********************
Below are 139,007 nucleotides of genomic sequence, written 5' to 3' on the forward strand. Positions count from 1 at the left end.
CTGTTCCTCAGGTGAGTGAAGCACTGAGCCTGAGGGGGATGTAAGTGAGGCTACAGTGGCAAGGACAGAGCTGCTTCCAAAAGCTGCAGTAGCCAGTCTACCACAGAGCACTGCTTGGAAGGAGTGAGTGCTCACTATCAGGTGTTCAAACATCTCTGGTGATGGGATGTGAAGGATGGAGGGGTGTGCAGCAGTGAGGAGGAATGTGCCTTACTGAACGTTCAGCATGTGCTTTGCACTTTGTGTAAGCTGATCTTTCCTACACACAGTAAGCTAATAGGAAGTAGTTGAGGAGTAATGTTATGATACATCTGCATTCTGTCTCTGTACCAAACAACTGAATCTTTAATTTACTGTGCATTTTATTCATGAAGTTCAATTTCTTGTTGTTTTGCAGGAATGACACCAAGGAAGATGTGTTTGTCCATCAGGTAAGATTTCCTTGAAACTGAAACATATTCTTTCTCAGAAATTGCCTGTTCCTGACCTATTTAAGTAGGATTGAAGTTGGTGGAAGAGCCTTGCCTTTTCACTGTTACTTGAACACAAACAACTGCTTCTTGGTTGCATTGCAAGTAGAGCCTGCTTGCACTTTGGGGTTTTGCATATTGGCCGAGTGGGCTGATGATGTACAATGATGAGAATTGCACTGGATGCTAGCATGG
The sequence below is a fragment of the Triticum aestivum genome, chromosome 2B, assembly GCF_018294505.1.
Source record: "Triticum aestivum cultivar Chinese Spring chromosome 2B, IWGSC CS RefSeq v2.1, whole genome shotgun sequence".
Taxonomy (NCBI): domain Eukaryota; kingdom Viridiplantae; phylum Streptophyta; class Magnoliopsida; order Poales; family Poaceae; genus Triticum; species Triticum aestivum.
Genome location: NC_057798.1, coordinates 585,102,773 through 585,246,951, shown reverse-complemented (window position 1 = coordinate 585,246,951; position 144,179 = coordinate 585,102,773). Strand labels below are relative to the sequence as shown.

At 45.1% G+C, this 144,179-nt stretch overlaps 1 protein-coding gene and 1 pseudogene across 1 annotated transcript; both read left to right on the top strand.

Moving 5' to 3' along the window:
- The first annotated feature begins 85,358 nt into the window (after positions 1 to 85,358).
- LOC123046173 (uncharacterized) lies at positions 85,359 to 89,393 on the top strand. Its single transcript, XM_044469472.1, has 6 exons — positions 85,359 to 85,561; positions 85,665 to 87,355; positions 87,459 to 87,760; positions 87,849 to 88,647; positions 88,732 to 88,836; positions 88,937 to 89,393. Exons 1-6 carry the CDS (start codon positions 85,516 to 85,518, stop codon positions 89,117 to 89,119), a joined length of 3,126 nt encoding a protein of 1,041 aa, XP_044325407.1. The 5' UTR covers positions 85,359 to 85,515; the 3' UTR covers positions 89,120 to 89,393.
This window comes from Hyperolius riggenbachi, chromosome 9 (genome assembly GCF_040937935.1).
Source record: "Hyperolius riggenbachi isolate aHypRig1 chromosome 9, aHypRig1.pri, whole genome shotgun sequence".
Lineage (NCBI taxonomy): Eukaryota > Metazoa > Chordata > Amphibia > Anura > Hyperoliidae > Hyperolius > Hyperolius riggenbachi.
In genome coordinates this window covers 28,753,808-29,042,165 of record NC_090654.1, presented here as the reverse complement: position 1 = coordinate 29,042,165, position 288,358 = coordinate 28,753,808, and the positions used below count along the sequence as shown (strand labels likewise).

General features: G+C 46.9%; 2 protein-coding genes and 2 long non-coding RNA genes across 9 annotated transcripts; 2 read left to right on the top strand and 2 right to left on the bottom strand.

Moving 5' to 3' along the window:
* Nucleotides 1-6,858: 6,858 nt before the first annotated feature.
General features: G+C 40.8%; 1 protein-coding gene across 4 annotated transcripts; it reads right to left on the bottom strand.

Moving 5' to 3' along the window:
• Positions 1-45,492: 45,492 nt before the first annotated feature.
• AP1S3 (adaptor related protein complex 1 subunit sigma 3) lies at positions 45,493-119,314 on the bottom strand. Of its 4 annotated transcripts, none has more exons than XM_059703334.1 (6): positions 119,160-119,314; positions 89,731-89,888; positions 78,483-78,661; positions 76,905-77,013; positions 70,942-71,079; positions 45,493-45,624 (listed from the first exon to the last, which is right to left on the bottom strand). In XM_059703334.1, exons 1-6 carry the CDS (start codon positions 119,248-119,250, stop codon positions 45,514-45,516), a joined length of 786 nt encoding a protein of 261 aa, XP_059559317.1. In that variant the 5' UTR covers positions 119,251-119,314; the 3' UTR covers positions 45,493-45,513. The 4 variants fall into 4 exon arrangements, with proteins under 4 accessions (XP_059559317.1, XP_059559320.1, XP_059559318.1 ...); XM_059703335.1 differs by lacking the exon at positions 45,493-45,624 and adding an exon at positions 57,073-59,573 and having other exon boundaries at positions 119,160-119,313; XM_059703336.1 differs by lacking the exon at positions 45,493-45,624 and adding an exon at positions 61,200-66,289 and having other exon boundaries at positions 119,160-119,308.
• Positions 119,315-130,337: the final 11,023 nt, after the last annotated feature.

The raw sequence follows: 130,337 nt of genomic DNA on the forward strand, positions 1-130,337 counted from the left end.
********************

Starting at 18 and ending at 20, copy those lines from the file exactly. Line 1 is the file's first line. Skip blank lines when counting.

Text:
General features: G+C 40.8%; 1 protein-coding gene across 4 annotated transcripts; it reads right to left on the bottom strand.

Moving 5' to 3' along the window:
• Positions 1-45,492: 45,492 nt before the first annotated feature.